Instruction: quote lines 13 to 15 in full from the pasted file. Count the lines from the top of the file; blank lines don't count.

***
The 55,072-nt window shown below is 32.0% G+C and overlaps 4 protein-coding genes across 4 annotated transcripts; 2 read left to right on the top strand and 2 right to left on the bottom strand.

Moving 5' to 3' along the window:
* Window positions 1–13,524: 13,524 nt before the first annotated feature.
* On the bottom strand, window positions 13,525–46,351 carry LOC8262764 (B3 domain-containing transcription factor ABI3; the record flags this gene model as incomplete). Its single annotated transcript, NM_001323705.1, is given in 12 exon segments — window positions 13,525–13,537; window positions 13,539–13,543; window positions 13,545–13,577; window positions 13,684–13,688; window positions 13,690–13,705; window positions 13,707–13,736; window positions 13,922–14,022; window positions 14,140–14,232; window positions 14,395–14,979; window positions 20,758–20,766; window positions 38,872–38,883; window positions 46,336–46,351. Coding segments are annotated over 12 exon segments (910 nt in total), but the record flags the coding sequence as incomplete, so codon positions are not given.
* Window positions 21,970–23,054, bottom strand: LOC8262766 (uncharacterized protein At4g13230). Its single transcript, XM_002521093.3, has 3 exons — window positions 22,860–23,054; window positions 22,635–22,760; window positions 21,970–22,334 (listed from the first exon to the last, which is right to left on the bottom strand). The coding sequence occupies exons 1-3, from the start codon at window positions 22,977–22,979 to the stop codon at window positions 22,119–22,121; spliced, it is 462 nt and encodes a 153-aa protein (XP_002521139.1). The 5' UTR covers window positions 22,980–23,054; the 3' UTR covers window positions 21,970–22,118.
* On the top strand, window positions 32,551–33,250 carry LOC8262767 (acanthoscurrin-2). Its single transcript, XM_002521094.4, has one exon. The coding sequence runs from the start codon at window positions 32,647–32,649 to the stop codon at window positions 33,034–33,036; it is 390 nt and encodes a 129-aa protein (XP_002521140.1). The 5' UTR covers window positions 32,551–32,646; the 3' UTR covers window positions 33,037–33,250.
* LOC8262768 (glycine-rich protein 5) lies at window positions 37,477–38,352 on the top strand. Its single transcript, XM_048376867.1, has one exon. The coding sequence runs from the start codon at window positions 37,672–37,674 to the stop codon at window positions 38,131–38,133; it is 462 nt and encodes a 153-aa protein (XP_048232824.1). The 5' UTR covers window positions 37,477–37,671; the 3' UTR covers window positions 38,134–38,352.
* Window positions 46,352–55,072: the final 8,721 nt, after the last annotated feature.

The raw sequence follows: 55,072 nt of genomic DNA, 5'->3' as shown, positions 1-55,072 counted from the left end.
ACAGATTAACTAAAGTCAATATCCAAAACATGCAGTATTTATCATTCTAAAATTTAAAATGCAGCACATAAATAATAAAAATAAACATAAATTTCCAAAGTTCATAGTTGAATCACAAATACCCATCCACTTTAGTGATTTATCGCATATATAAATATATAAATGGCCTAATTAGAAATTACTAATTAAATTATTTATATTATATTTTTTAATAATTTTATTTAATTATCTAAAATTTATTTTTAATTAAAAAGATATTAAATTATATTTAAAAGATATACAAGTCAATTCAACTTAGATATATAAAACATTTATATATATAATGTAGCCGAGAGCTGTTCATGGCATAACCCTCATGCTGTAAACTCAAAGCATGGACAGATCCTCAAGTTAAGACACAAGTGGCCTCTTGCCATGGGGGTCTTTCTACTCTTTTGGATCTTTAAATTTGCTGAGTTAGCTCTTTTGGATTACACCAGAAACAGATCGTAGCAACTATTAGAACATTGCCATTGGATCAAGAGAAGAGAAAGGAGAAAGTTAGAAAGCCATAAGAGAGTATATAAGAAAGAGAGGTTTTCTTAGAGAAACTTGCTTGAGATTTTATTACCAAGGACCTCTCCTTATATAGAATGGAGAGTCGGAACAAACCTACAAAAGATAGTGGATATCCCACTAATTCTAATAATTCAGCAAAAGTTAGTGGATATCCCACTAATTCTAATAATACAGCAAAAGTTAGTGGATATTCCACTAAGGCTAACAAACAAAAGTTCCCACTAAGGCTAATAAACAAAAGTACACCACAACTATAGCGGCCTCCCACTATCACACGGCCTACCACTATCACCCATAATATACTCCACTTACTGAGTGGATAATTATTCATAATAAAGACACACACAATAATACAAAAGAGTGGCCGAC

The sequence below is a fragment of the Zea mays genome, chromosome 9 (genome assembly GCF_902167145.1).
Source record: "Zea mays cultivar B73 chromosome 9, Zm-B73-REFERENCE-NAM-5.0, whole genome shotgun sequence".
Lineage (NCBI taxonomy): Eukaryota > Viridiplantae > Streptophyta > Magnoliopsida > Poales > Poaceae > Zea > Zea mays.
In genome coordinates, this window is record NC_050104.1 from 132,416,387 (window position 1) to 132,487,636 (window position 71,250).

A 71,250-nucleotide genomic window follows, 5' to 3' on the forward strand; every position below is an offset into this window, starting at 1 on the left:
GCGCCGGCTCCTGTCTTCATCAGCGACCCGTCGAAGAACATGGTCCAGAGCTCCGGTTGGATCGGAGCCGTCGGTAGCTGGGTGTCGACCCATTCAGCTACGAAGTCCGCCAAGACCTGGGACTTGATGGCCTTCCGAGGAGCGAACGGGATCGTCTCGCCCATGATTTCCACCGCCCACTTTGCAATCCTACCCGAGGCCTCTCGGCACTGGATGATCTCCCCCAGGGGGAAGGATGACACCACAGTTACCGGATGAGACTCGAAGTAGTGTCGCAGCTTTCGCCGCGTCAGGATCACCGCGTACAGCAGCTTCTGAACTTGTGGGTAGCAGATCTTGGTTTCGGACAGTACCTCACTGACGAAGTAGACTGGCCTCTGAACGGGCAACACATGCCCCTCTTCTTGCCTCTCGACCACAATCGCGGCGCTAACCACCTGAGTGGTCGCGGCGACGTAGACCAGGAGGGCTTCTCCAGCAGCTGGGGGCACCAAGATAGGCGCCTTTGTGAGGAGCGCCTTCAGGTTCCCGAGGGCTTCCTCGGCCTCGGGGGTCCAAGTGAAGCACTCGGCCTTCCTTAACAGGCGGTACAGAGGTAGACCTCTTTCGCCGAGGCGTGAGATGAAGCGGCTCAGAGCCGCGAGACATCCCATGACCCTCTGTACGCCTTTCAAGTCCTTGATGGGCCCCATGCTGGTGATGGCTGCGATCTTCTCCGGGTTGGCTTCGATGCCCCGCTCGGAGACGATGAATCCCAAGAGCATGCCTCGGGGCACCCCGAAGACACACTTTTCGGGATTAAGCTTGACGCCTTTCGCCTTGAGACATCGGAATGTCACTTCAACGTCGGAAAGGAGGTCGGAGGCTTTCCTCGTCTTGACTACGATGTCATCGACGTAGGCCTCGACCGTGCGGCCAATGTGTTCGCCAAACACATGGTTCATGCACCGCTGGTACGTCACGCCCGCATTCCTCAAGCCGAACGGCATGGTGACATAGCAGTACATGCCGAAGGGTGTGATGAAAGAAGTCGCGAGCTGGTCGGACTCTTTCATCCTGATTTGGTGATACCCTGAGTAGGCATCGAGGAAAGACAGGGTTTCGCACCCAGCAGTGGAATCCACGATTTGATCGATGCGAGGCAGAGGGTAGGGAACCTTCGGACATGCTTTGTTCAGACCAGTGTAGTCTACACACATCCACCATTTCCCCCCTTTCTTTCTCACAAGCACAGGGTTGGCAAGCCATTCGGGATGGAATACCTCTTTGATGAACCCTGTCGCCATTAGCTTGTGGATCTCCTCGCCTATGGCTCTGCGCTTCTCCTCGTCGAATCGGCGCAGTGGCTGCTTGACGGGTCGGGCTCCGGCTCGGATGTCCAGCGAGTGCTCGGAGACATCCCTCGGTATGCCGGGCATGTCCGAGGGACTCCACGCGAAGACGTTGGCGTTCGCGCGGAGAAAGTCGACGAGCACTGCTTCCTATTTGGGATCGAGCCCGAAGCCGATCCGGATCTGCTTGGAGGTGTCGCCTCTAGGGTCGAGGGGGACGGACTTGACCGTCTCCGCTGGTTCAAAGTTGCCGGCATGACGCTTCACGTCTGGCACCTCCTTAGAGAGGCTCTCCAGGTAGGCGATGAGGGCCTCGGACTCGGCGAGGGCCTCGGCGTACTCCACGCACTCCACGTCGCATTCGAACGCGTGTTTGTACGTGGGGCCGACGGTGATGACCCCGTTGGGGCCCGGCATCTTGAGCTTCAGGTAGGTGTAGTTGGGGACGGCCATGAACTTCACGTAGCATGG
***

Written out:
Lineage (NCBI taxonomy): Eukaryota > Viridiplantae > Streptophyta > Magnoliopsida > Poales > Poaceae > Zea > Zea mays.
In genome coordinates, this window is record NC_050104.1 from 132,416,387 (window position 1) to 132,487,636 (window position 71,250).

A 71,250-nucleotide genomic window follows, 5' to 3' on the forward strand; every position below is an offset into this window, starting at 1 on the left: